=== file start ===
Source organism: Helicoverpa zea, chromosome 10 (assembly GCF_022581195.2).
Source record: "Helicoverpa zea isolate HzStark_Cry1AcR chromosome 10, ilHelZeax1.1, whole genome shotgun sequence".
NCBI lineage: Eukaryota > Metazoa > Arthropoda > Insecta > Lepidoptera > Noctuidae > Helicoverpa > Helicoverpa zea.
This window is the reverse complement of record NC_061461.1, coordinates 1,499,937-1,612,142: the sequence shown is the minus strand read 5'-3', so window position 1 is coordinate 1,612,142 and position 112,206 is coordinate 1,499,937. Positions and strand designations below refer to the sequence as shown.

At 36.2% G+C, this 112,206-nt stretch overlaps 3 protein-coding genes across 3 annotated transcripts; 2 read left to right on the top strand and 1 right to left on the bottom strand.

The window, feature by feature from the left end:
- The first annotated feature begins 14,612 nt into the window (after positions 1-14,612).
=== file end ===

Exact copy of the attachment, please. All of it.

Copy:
Source organism: Helicoverpa zea, chromosome 10 (assembly GCF_022581195.2).
Source record: "Helicoverpa zea isolate HzStark_Cry1AcR chromosome 10, ilHelZeax1.1, whole genome shotgun sequence".
NCBI lineage: Eukaryota > Metazoa > Arthropoda > Insecta > Lepidoptera > Noctuidae > Helicoverpa > Helicoverpa zea.
This window is the reverse complement of record NC_061461.1, coordinates 1,499,937-1,612,142: the sequence shown is the minus strand read 5'-3', so window position 1 is coordinate 1,612,142 and position 112,206 is coordinate 1,499,937. Positions and strand designations below refer to the sequence as shown.

At 36.2% G+C, this 112,206-nt stretch overlaps 3 protein-coding genes across 3 annotated transcripts; 2 read left to right on the top strand and 1 right to left on the bottom strand.

The window, feature by feature from the left end:
- The first annotated feature begins 14,612 nt into the window (after positions 1-14,612).